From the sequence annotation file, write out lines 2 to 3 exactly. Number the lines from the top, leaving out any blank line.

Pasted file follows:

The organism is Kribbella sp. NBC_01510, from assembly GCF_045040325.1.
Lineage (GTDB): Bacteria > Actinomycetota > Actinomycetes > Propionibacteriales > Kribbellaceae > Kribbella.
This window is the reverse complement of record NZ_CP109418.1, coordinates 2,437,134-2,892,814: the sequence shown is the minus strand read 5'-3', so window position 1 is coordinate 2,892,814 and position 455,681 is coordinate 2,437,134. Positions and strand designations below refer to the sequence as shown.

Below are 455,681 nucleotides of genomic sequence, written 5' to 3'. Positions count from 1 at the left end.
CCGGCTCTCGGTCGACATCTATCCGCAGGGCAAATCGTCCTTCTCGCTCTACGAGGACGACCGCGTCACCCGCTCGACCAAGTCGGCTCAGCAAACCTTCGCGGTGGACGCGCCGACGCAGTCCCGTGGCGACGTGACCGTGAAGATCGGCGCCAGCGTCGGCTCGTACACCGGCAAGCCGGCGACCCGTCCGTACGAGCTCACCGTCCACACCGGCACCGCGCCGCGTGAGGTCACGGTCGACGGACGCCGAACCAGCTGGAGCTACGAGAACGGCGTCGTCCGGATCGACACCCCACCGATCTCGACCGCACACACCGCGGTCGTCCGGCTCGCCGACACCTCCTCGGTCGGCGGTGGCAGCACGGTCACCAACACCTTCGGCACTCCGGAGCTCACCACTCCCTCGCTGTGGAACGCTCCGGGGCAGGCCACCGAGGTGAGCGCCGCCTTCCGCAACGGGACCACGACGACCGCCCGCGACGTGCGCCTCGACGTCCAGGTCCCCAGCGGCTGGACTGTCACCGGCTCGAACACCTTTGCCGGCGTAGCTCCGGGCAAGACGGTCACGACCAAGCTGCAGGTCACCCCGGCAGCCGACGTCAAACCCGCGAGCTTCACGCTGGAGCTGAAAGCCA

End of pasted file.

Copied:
Lineage (GTDB): Bacteria > Actinomycetota > Actinomycetes > Propionibacteriales > Kribbellaceae > Kribbella.
This window is the reverse complement of record NZ_CP109418.1, coordinates 2,437,134-2,892,814: the sequence shown is the minus strand read 5'-3', so window position 1 is coordinate 2,892,814 and position 455,681 is coordinate 2,437,134. Positions and strand designations below refer to the sequence as shown.